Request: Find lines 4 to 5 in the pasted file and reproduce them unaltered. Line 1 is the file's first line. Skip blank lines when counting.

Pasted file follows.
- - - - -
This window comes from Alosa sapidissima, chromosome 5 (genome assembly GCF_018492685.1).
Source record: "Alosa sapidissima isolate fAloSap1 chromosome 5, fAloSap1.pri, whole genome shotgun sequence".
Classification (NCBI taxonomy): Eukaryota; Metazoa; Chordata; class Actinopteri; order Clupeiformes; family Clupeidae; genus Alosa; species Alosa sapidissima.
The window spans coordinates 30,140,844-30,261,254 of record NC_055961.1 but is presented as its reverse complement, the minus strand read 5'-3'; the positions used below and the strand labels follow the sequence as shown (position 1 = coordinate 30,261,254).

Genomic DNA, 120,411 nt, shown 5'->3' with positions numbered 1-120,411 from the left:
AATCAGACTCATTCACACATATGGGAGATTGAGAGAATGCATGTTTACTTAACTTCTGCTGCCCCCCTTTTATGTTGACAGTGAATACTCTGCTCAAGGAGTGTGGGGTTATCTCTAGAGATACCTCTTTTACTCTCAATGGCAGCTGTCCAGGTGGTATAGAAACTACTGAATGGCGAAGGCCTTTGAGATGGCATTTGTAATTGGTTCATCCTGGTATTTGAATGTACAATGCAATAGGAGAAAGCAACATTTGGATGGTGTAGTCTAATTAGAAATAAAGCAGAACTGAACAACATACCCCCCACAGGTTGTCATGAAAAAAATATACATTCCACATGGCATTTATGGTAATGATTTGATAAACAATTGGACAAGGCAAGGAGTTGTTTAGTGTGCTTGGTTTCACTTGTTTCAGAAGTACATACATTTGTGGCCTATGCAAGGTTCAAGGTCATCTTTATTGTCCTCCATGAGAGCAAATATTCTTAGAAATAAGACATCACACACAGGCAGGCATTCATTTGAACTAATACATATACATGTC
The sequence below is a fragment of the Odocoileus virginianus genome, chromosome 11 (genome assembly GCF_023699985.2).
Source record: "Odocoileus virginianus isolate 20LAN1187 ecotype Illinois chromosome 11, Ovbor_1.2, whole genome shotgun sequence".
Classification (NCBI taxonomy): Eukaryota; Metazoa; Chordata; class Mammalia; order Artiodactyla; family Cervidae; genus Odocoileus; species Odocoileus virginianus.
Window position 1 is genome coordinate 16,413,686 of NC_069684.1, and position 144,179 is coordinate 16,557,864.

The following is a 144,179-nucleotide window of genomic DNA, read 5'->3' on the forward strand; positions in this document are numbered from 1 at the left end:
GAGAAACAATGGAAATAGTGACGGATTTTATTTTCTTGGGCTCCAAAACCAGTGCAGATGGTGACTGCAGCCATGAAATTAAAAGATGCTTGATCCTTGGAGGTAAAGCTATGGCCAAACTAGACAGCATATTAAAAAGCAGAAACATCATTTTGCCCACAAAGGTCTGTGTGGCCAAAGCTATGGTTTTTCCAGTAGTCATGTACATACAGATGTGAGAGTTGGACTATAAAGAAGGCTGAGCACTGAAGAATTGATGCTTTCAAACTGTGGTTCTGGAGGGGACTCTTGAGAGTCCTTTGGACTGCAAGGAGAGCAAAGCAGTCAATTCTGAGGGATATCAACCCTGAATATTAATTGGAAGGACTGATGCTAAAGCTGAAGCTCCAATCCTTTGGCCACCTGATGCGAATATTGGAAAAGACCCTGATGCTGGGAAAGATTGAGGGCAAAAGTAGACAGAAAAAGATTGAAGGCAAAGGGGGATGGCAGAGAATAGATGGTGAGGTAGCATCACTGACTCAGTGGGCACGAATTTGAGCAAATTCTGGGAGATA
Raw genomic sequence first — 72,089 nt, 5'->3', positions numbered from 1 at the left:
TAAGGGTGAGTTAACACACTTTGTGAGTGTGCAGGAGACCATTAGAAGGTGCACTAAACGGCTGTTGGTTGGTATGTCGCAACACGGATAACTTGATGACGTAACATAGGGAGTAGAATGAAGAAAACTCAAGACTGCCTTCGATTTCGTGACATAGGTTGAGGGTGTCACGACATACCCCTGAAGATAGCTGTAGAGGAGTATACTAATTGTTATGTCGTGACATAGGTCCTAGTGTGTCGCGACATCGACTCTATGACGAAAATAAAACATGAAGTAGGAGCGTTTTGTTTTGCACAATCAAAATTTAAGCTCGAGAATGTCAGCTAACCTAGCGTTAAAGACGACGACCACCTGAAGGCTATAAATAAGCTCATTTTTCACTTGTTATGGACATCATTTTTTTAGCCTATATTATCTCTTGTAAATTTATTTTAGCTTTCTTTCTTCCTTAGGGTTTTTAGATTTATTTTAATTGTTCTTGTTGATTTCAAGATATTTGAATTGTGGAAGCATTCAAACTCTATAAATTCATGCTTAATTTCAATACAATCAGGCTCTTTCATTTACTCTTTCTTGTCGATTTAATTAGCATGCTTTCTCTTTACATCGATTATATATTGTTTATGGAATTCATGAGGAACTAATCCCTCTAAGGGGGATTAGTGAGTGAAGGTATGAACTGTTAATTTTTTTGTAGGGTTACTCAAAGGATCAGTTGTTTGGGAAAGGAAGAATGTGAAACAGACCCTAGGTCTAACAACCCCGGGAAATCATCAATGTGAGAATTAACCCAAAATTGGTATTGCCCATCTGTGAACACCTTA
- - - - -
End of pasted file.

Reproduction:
The window spans coordinates 30,140,844-30,261,254 of record NC_055961.1 but is presented as its reverse complement, the minus strand read 5'-3'; the positions used below and the strand labels follow the sequence as shown (position 1 = coordinate 30,261,254).

Genomic DNA, 120,411 nt, shown 5'->3' with positions numbered 1-120,411 from the left: